annex 7.5.18
7.5.18 Snow products of the NCAR Arctic System Reanalysis (ASRv2)


This document provides an overview of snow products of ASRv2. ASRv2 is a multi-agency, university-led regional reanalysis product that covers the Arctic. It is produced using high-resolution versions of the Polar Weather Forecast Model (PWRF) and the WRF-VAR and High Resolution Land Data Assimilation (HRLDAS) systems that have been optimized for the Arctic. The final version, which has 15 km horizontal resolution and spans 2000-2016 period, is available online through the NCAR's RDA.

Provider's contact information

ASRv2 is produced by Polar Meteorology Group, Byrd Polar & Climate Research Center, The Ohio State University and is available at NCAR CISL RDA.

RDA NCAR User support manager


Licence: This data are licensed under Creative Commons Attribution 4.0 International Licence (Licence agreement information can be found here)

Dataset citable as: National Center for Atmospheric Research/University Corporation for Atmospheric Research, and Polar Meterology Group/Byrd Polar and Climate Research Center/The Ohio State University. 2017. Arctic System Reanalysis version 2. Research Data Archive at the National Center for Atmospheric Research, Computational and Information Systems Laboratory. ,

Bromwich, D., L. Bai, K. Hines, S. Wang, Z. Liu, H. Lin, Y. Kuo, and M. Barlage. 2012. Arctic System Reanalysis (ASR) Project. Research Data Archive at the National Center for Atmospheric Research, Computational and Information Systems Laboratory.

Variable name and units:

ASRv2 provides 2 products kind, analysis and forecast. The table below provide details for the snow-related products in ASRv2.

Name (parameter) Units dataset
SNOW (SNOW WATER EQUIVALENT) kg m-2 ASRv2.0 2D surface analysis
ASRv2.0 2D surface forecast
SNOWH (PHYSICAL SNOW DEPTH) m ASRv2.0 2D surface analysis
ASRv2.0 2D surface forecast
ASRv2.0 2D surface forecast

Spatial coverage and resolution:

Geographical Coverage: 15kmx15km (at 60 N) oriented 175 W (720x720 North Polar Stereographic).


Figure 1. ASR domain (from

Temporal coverage and resolution:

ASRv2 snow products are available from 2000 to 2016 as 3-hourly subsets and monthly means.


ASRv2 provides a high resolution description of the atmosphere-sea ice-land surface system of the Arctic. It is using the polar version of the Weather Research and Forecasting (WRF) model version 3.6.0. It uses the 3DVAR technique and the High Resolution Land Data Assimilation (HRLDAS) data assimilation systems that have been optimized for the Arctic. ASR employs the Noah Land Surface Model (LSM) with several improvements, including fractional sea ice within each grid cell and specified sea ice characteristics (e.g., thickness, snow cover over sea ice, albedo).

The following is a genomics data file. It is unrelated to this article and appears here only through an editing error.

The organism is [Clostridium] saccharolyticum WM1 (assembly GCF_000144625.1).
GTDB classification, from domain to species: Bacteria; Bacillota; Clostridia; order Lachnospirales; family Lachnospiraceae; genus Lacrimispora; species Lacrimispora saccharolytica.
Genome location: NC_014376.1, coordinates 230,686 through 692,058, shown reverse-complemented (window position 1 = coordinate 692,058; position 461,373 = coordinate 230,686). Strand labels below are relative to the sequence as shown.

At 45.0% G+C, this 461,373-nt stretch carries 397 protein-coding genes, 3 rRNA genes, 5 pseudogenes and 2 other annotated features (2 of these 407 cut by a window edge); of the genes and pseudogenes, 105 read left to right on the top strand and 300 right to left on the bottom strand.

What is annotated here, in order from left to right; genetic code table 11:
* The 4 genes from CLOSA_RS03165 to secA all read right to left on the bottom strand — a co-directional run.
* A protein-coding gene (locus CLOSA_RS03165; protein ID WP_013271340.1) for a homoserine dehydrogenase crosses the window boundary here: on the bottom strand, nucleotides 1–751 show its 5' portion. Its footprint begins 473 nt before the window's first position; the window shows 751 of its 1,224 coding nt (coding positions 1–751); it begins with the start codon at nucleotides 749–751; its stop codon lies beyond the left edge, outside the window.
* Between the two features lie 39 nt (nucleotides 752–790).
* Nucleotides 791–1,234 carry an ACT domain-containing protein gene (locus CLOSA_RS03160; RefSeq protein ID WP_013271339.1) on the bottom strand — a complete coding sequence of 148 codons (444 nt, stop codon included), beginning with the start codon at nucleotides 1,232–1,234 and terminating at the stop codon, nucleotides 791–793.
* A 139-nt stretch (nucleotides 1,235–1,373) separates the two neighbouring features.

A full description of ASRv2 is presented in the Bulletin of the American Meteorological Society (PDF).

Observations data in ASRv2

The observations data used in ASRv2 (Figure 2) includes synoptic surface observations (black dots), METARs (purple plus signs), ship observations (royal blue dots), buoys (navy-blue dots), radiosondes (purple asterisks), global positioning system refractivity observations (red dots), wind profiler (yellow dots), aviation in-flight weather reports (green dots), QuikSCAT sea surface winds (orange dots), and satellite atmospheric motion vectors (aqua dots).


Figure 2. Sample distribution of observations

Sea ice fractions are prescribed from daily NSIDC SSMI/I microwave radiometer measurements for the Polar WRF model. These prescribed values include first-order seasonal variations for the Arctic Ocean that depend on latitude and time of year. A seasonal cycle is used for the sea ice albedo which varies annually based on melt/freeze dates from satellite observations. Snow cover and snow albedo are assimilated from the National Environmental Satellite, Data, and Information Service (NESDIS) observations and vary seasonally, again, to represent melting and freezing.

Information about the technical and scientific quality